Tell me, what is it you plan to do
with your one wild and precious life?

I look forward to seeing Fiona’s wild and precious life unfold at Simon’s Rock. It made me think of Robin Williams telling his students, Carpe Diem, Seize the Day. It is my hope that Fiona will seize the day at Simon’s Rock. It is my hope that Fiona will “live deep and suck out all the marrow of life” as Thoreau says in Walden.

At the end of the day, (yes, another metaphor our schedule gave us), after we left Fiona at college, we headed off to visit my father in a nursing home. Much of his short-term memory is gone and he’s had a rough few days. We got there and one of my brothers was visiting with him. Despite his health issues, he was lucid and coherent. We had a pleasant discussion, often returning to the same topic. In the background there was another patient who simply repeated “Bibbidi-Bobbidi-Boo” from Cinderella. It had the feeling of a strange absurdist play being performed at the Williamstown Theatre Festival.

On the way home, we received a text message from Fiona about “Air Traffic”. We didn’t have the context and weren’t sure what to make of it. We found out it was a reference to the book, “Air Traffic: A Memoir of Ambition and Manhood in America” by Gregory Pardlo.

It is hard to face our mortality, even if it comes simply in the reminder to seize the day. It can be harder to face the mortality of our parents, especially if our relationship with our parents is complicated, like Gregory Pardlo’s was with his father. Do I see Gregory’s father in my father? Do my daughters see Gregory’s father in me? These are perhaps some good questions for us all to think about but may also be beyond the scope of this blog.

This morning as I was preparing for church, Fiona messaged me asking my opinion about St. Augustine of Hippo. It is hard to go into details over Facebook Messenger, especially without knowing the context. I noted his important role in church history and his writings about grace. I am reading Christian Theology, An Introduction by Alister E. McGrath. McGrath focuses on Augustine’s view of grace, salvation, and original sin. He contrasts this to Pelagius in an either/or, black/white sort of way. It reflects a common view in Christianity that talks about Pelagianism as heresy. However, it seems like often both sides views are exaggerated. I think about the great quote from the Pope in Brother Sun, Sister Moon, “In our obsession of original sin, we too often forget original innocence”.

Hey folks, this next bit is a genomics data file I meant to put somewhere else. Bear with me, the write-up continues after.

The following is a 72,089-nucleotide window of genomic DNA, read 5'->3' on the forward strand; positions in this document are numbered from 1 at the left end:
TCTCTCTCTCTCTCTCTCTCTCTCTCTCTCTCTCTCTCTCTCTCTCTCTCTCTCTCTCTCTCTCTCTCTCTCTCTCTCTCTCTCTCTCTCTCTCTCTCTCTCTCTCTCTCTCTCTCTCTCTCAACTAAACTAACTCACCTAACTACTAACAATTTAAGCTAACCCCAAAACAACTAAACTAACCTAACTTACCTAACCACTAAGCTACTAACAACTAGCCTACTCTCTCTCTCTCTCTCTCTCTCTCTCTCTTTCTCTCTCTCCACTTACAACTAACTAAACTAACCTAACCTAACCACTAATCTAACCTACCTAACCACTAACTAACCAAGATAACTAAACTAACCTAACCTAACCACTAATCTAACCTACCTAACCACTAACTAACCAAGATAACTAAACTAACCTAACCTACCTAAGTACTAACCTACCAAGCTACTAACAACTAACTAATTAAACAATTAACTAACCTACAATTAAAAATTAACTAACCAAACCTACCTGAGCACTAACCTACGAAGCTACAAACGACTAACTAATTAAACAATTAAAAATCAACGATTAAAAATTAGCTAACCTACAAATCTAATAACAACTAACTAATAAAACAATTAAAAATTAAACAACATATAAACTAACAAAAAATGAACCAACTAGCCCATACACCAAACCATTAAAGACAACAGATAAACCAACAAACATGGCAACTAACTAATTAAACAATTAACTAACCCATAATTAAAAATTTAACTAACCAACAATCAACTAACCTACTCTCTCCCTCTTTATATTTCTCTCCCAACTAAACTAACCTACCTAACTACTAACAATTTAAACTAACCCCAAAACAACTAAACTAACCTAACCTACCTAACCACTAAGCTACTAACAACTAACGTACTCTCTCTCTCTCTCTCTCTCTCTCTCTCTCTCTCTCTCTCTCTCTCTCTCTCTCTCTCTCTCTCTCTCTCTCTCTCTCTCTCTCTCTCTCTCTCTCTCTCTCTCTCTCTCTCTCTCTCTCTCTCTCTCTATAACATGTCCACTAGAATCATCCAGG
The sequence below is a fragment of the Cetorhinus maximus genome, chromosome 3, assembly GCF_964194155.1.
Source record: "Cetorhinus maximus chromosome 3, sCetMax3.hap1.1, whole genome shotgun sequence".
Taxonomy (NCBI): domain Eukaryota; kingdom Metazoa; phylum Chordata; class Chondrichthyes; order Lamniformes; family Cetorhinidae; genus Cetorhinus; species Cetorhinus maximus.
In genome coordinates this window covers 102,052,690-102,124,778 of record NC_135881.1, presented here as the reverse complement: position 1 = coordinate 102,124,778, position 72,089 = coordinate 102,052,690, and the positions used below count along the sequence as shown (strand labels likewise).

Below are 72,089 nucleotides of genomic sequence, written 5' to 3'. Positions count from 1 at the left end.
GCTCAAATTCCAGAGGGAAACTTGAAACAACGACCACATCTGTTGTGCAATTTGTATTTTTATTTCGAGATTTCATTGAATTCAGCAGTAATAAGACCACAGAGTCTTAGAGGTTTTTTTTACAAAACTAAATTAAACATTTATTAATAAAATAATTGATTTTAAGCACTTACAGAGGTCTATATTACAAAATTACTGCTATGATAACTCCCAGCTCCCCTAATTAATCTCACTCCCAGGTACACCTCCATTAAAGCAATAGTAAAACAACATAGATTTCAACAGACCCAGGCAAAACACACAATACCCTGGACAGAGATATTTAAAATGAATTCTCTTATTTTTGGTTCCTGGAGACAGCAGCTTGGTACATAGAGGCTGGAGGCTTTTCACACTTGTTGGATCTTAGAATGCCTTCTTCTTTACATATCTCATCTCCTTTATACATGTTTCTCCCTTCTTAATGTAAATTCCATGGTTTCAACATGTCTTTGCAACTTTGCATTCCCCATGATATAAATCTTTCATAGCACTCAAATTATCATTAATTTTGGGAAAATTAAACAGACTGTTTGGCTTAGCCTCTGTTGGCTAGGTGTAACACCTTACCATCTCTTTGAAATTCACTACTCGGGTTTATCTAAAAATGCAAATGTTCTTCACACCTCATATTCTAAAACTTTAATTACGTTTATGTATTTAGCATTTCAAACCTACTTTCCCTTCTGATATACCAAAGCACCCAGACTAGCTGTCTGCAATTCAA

Fiona and I are also very interested in the Eastern Orthodox church and there is a lot we could explore on various Orthodox views of Augustine, but this is more than long enough already.

Now that my daughters are all off in different locations, I wonder to what extent we can have some of the old dinner discussions in longer form online posts. I am wondering if others want to join in.

What are you thinking? What are you writing about? What are your reactions to these thoughts?

Strawberry Marrow

I lift up mine eyes to the hills
and the structures
look like
Hebrew characters.

Class was challenging this morning
feeling almost
dissociative
in a good way.

I sit and write
as the sun beats down
like God’s warming love.

I am holding many concerns.

A friend has marked himself safe
in the fatal earthquake
in Japan
not far from where
my daughter lives,
shaken,
but okay.

A woman
who cannot have children
weeps
over those taken
from their mothers.

I pray for the sick and oppressed.

A classmate walks by
and offers me strawberries.
They are sweet and fresh
and remind me of the Zen story
about tigers, mice, a vine,
and a strawberry.

How sweet it tasted.

I am living deeply right now
sucking out all the marrow of life
and treating each moment
like the host in an Orthodox Liturgy;
death mingled with resurrection,
each drop being so sacred
it must not be spilled.

Vigil

Furtively we crept to the wake.
The room was dark and full of pictures.
We had hoped he would be the one
We had hoped that this would be the week
when we arrived at the capitol
with great fanfare,
but the crowds turned against us.
They gave him the death penalty,
executing him like a common criminal.

Now, we huddle in silence, sadness, shame, and fear.
Will they come for us next?

Suddenly, there’s a commotion.
One of the women has returned.
She says the body is missing.
Is this the final insult,
a desecration of his grave?
Another returns.
She has seen a vision.
She says he’s alive.

I am shaking;
terrified and overjoyed
with no way of understanding
what all this means.